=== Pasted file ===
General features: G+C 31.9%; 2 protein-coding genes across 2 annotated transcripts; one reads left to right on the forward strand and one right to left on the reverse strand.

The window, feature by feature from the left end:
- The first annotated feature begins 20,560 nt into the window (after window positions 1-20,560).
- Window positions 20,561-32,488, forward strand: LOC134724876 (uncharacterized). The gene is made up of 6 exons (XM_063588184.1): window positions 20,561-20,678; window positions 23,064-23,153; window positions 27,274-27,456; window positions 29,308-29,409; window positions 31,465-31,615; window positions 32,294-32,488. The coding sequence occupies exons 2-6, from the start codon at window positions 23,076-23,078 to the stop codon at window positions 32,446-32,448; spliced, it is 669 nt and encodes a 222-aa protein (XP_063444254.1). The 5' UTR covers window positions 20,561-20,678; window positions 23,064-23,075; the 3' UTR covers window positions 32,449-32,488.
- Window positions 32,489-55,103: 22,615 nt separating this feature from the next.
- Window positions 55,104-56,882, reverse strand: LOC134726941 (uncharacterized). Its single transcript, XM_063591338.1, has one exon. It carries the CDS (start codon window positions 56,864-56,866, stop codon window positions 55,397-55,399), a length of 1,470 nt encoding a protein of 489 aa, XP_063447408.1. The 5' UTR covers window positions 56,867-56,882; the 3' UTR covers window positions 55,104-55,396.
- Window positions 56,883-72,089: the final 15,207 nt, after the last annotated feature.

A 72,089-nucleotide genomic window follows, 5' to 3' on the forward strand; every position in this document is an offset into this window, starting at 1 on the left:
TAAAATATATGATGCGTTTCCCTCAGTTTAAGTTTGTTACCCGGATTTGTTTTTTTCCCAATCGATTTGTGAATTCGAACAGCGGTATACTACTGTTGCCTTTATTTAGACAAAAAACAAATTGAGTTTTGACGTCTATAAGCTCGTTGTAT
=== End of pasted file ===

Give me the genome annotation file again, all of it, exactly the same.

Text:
General features: G+C 31.9%; 2 protein-coding genes across 2 annotated transcripts; one reads left to right on the forward strand and one right to left on the reverse strand.

The window, feature by feature from the left end:
- The first annotated feature begins 20,560 nt into the window (after window positions 1-20,560).
- Window positions 20,561-32,488, forward strand: LOC134724876 (uncharacterized). The gene is made up of 6 exons (XM_063588184.1): window positions 20,561-20,678; window positions 23,064-23,153; window positions 27,274-27,456; window positions 29,308-29,409; window positions 31,465-31,615; window positions 32,294-32,488. The coding sequence occupies exons 2-6, from the start codon at window positions 23,076-23,078 to the stop codon at window positions 32,446-32,448; spliced, it is 669 nt and encodes a 222-aa protein (XP_063444254.1). The 5' UTR covers window positions 20,561-20,678; window positions 23,064-23,075; the 3' UTR covers window positions 32,449-32,488.
- Window positions 32,489-55,103: 22,615 nt separating this feature from the next.
- Window positions 55,104-56,882, reverse strand: LOC134726941 (uncharacterized). Its single transcript, XM_063591338.1, has one exon. It carries the CDS (start codon window positions 56,864-56,866, stop codon window positions 55,397-55,399), a length of 1,470 nt encoding a protein of 489 aa, XP_063447408.1. The 5' UTR covers window positions 56,867-56,882; the 3' UTR covers window positions 55,104-55,396.
- Window positions 56,883-72,089: the final 15,207 nt, after the last annotated feature.

A 72,089-nucleotide genomic window follows, 5' to 3' on the forward strand; every position in this document is an offset into this window, starting at 1 on the left:
TAAAATATATGATGCGTTTCCCTCAGTTTAAGTTTGTTACCCGGATTTGTTTTTTTCCCAATCGATTTGTGAATTCGAACAGCGGTATACTACTGTTGCCTTTATTTAGACAAAAAACAAATTGAGTTTTGACGTCTATAAGCTCGTTGTAT